Today, many people are seeking alternative options for mental health care. Some turn to alternative treatments for mental disorders because they’re concerned about the side effects of certain drugs, including those that are sometimes used to treat depression and anxiety. Here are several types of alternative treatments that some individuals have tried:
- Tai chi
According to a survey conducted by the National Institutes of Health, 38 percent of adults said they had used some form of complementary or alternative medicine. And about $34 billion is spent on alternative medicine per year in the U.S. While many take advantage of alternative treatments, the vast majority of these alternatives don’t have peer-reviewed research to support their effectiveness. That’s one reason Blue Cross Blue Shield of Michigan insurance plans don’t cover these types of alternative treatments. Blue Cross does, however, encourage members to engage in various health and wellness activities. You may want to check out the For You section of mibluesperspectives.com or the Mind section of ahealthiermichigan.org for mental health information and tips for living a healthier, happier life. Blue Cross and Blue Care Network also support many innovative approaches to health care, such as the use of telemedicine when certain conditions are met. Telemedicine is the use of telecommunications technology for real time, medical diagnostic and therapeutic purposes. For example, members who have Blue Cross® Online VisitsSM can use online health care services for both medical and mental health issues. “Technology is a great tool that can be utilized to complement more traditional health care visits to improve access and overall wellness,” said Kristyn Gregory, D.O., medical director of behavioral health for BCN.
Other alternatives to traditional therapy
These days, there are even mental health apps that address various mental health conditions, including depression, anxiety, bipolar disorder and obsessive-compulsive disorder. Most are free or reasonably priced. An article in psycom.net highlights the top 25 best mental health apps and includes comments from mental health experts on how effective they are as an online treatment. One app, called Calm, was named by Apple as the 2017 iPhone App of the Year. Sal Raichback, a psychologist quoted in the article, notes that mental health apps have the potential to reach people who would otherwise not receive help by removing the barriers to treatment. “Sadly, only a small percentage of people actively seek professional help for their mental health problems,” he said. According to Mental Health America, 56 percent of American adults with a mental illness did not receive treatment. Most experts agree, however, that apps should serve as a supplement to therapy, not as a replacement. There are also texting apps that use a secure, private “room” to enable people to communicate with their therapist. You can post and reply to messages in your room 24/7. Your therapist will see your messages and respond to you throughout the day. Blue Cross and BCN have integrated some apps into their treatment protocols. For example, BCN uses the A-CHESS app as part of a pilot program, called CLIMB, to treat members struggling with opioid use disorder. The app helps them connect to peer support group or their therapist when they need help.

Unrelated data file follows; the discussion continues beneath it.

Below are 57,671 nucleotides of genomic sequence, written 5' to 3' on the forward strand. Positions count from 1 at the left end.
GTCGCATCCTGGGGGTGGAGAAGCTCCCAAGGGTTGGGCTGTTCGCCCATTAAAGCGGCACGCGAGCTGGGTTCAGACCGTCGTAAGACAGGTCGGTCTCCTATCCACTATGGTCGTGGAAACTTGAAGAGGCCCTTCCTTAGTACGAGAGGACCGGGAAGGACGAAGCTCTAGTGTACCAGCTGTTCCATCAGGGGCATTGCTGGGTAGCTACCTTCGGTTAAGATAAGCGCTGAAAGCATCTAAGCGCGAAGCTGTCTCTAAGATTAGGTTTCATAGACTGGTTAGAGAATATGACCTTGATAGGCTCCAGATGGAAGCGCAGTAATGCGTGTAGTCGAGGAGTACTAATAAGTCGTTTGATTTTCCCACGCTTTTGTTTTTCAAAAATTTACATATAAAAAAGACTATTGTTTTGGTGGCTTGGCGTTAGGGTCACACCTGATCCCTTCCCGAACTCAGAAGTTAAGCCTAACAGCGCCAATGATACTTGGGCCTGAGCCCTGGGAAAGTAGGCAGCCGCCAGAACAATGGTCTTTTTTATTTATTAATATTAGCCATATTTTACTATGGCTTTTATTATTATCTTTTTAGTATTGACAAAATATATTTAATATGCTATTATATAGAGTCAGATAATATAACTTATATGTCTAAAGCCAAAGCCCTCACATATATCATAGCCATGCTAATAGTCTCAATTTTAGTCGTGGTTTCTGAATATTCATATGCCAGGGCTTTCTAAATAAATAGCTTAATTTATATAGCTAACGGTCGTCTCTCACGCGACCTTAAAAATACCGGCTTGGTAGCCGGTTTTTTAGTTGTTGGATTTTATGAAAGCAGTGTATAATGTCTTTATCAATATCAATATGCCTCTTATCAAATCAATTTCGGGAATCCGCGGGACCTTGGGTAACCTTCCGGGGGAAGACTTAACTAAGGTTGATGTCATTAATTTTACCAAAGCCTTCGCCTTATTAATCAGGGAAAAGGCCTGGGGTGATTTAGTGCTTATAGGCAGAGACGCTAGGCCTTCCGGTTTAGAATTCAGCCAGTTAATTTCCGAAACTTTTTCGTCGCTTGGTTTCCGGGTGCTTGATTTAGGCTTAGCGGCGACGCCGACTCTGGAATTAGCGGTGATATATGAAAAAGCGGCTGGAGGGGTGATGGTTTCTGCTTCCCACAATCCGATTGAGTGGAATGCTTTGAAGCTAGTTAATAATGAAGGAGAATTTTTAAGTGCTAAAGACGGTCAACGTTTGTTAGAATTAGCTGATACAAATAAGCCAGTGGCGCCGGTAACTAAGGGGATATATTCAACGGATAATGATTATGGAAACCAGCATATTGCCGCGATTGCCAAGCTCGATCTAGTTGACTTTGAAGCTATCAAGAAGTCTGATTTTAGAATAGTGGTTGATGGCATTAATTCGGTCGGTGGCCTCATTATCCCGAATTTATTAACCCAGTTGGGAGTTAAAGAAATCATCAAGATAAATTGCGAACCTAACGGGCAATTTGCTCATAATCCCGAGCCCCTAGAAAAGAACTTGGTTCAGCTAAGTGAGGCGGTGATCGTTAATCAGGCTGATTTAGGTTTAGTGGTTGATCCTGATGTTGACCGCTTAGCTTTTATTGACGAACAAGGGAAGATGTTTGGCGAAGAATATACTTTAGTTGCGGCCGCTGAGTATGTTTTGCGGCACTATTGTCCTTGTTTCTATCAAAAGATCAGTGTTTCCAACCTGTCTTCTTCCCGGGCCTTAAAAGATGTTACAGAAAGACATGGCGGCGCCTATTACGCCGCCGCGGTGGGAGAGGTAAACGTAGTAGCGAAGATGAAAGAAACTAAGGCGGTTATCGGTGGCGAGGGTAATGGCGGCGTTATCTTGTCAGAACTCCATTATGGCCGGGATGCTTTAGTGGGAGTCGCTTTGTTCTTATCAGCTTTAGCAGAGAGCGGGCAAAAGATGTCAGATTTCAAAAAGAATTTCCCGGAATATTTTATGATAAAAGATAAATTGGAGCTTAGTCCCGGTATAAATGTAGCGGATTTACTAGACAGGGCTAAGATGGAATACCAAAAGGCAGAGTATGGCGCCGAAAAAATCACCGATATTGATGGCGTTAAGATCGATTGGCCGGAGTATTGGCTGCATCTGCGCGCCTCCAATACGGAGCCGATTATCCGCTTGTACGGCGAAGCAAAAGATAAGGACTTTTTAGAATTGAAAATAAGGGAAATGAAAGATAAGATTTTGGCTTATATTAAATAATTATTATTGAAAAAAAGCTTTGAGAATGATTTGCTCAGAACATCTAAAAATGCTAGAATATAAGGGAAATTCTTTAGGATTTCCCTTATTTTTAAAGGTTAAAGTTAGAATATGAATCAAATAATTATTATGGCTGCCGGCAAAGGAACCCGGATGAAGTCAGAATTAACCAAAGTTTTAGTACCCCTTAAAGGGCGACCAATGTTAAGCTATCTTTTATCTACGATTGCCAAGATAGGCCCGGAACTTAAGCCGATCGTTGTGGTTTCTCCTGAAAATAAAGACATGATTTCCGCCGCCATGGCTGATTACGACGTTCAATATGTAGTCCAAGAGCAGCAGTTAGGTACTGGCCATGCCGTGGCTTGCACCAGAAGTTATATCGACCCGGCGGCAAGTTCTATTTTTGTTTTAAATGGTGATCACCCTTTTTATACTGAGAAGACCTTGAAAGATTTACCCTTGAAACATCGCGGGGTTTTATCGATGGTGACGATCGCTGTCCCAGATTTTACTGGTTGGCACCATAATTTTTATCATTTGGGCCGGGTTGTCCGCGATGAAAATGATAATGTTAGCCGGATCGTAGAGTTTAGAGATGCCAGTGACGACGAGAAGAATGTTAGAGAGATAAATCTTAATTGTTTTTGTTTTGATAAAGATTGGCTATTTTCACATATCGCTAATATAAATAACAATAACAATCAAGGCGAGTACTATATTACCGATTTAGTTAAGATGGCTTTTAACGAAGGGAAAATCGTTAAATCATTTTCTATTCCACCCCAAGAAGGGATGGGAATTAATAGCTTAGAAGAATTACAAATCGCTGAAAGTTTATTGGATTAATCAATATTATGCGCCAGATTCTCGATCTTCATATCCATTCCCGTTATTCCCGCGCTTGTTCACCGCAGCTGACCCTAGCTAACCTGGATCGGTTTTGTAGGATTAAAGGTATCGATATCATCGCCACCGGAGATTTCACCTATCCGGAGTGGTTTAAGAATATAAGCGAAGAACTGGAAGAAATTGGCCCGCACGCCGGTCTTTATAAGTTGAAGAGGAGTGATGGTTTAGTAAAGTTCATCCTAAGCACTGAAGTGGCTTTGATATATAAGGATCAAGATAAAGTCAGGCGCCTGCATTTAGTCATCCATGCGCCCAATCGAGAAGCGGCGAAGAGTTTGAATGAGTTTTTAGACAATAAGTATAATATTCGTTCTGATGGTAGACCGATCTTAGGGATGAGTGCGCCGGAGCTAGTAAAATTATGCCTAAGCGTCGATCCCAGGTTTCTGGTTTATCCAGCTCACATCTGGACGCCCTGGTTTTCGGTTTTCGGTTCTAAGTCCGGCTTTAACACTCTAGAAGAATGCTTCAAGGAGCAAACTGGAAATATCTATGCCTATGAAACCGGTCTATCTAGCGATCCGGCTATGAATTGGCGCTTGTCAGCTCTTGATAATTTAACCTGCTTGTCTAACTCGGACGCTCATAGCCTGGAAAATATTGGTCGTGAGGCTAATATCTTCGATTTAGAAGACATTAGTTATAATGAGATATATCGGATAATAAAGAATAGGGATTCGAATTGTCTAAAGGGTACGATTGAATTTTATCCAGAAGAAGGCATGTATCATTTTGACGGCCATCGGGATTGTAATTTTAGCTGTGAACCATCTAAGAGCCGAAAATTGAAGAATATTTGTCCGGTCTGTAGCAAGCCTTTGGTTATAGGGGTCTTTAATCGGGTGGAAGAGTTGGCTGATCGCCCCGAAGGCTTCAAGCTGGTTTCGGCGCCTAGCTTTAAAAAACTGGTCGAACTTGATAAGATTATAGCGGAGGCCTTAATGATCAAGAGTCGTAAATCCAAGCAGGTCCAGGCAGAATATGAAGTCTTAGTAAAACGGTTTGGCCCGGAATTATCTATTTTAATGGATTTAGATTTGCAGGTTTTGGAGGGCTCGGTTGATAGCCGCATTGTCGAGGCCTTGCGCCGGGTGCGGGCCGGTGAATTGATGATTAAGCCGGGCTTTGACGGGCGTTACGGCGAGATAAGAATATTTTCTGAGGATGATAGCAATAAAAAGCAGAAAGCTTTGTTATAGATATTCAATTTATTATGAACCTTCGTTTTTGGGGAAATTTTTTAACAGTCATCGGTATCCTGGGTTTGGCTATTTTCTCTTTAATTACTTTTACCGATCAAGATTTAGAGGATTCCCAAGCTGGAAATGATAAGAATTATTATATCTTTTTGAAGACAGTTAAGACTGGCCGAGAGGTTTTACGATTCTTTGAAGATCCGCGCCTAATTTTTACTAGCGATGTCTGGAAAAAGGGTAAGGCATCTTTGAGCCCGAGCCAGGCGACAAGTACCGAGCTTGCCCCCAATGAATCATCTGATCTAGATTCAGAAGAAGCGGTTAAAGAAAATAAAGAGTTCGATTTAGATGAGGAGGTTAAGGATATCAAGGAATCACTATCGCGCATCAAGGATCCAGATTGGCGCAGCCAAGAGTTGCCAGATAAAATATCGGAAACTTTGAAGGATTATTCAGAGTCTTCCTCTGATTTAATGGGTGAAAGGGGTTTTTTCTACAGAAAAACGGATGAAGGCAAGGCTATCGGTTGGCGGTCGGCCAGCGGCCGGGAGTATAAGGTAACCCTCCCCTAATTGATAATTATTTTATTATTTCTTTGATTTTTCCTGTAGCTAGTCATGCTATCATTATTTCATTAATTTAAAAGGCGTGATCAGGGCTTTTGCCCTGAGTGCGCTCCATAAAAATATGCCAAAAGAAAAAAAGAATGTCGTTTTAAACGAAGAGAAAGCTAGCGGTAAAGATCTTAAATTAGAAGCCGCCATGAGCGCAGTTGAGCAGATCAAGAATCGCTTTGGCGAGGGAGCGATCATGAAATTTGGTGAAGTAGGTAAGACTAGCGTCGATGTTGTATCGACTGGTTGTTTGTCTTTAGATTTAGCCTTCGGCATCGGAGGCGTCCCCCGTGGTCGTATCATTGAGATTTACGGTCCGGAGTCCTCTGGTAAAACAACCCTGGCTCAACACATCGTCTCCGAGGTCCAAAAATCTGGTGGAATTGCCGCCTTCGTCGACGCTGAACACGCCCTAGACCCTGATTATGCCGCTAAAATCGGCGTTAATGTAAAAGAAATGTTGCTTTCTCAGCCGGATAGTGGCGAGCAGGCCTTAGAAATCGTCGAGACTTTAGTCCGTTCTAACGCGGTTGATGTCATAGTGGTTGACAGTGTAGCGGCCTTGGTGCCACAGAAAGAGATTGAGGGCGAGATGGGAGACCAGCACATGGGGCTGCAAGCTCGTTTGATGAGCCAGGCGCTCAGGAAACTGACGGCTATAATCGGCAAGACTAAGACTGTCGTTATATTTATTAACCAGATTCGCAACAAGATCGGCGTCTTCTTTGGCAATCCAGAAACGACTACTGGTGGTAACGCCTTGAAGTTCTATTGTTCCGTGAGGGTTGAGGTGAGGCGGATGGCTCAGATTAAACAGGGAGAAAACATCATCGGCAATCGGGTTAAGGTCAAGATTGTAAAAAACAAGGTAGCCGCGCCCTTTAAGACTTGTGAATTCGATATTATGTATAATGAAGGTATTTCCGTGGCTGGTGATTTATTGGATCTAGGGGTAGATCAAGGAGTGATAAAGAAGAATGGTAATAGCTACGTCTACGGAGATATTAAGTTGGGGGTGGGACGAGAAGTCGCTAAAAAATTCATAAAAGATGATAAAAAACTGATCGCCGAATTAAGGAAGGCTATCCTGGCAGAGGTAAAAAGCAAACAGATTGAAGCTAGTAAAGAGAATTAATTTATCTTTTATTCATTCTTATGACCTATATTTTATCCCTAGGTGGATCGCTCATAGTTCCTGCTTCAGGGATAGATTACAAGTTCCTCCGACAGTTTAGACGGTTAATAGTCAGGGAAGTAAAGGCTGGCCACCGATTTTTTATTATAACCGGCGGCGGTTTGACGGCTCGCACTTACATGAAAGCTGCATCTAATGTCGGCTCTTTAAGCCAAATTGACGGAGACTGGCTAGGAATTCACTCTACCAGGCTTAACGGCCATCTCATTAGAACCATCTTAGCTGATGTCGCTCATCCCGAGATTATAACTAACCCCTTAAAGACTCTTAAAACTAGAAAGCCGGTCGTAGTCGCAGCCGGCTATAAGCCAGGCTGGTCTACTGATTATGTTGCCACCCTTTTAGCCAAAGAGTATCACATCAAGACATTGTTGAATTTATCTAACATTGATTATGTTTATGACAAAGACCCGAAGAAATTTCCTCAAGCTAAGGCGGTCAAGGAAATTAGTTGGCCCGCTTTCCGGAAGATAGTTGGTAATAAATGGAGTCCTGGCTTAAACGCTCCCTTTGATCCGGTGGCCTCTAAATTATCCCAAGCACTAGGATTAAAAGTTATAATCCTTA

Searching for mental health care services
The ways that people look for help is also changing. While traditionally people have sought to connect with a mental health provider through a referral from a physician, personal contact or a professional organization, today many use the internet to find a psychotherapist, psychologist or other mental health professional. Blue Cross’ Find a Doctor search feature at bcbsm.com makes it easy for members and nonmembers alike to search for mental health care providers in their area. From the homepage, click on Find a Doctor at the left side of the screen, enter your location and then enter “mental health” in the search field. Many people find that peer support is another helpful tool that can aid in their recovery — and some support groups offer online support. Mental Health America’s Find Support Groups page can help you find a group that’s right for you. Free hotlines are yet another resource for people seeking help for mental health conditions. Here are two:
- Substance Abuse and Mental Health Services Administration: 1-800-662-HELP (4357)
- National Suicide Prevention Lifeline: 1-800-273-TALK (8255)
If you found this post helpful, you might also be interested in:
- 5 Advantages of Using Blue Cross Online Visits
- New Opioid Treatment Model Will Serve Blue Care Network Members
- 5 Ways a Journal Can Help You Feel Happier
Photo credit: millann